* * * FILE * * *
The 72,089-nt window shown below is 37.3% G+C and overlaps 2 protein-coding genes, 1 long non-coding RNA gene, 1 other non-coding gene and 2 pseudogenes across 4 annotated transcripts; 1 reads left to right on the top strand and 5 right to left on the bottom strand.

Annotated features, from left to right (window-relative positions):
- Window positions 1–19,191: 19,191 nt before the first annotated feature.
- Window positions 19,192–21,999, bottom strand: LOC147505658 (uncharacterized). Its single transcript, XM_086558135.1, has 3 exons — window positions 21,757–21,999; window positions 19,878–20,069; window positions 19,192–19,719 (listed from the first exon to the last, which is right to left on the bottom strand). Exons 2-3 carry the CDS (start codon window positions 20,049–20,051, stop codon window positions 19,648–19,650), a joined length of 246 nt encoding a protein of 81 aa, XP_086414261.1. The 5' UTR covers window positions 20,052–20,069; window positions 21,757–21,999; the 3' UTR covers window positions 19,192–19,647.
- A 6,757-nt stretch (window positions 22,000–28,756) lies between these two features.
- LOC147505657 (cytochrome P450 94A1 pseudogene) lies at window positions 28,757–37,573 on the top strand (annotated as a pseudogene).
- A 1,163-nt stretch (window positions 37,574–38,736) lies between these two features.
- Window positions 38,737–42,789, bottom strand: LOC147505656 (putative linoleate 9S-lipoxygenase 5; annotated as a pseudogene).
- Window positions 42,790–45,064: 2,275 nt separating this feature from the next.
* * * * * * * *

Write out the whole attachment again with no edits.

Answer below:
The 72,089-nt window shown below is 37.3% G+C and overlaps 2 protein-coding genes, 1 long non-coding RNA gene, 1 other non-coding gene and 2 pseudogenes across 4 annotated transcripts; 1 reads left to right on the top strand and 5 right to left on the bottom strand.

Annotated features, from left to right (window-relative positions):
- Window positions 1–19,191: 19,191 nt before the first annotated feature.
- Window positions 19,192–21,999, bottom strand: LOC147505658 (uncharacterized). Its single transcript, XM_086558135.1, has 3 exons — window positions 21,757–21,999; window positions 19,878–20,069; window positions 19,192–19,719 (listed from the first exon to the last, which is right to left on the bottom strand). Exons 2-3 carry the CDS (start codon window positions 20,049–20,051, stop codon window positions 19,648–19,650), a joined length of 246 nt encoding a protein of 81 aa, XP_086414261.1. The 5' UTR covers window positions 20,052–20,069; window positions 21,757–21,999; the 3' UTR covers window positions 19,192–19,647.
- A 6,757-nt stretch (window positions 22,000–28,756) lies between these two features.
- LOC147505657 (cytochrome P450 94A1 pseudogene) lies at window positions 28,757–37,573 on the top strand (annotated as a pseudogene).
- A 1,163-nt stretch (window positions 37,574–38,736) lies between these two features.
- Window positions 38,737–42,789, bottom strand: LOC147505656 (putative linoleate 9S-lipoxygenase 5; annotated as a pseudogene).
- Window positions 42,790–45,064: 2,275 nt separating this feature from the next.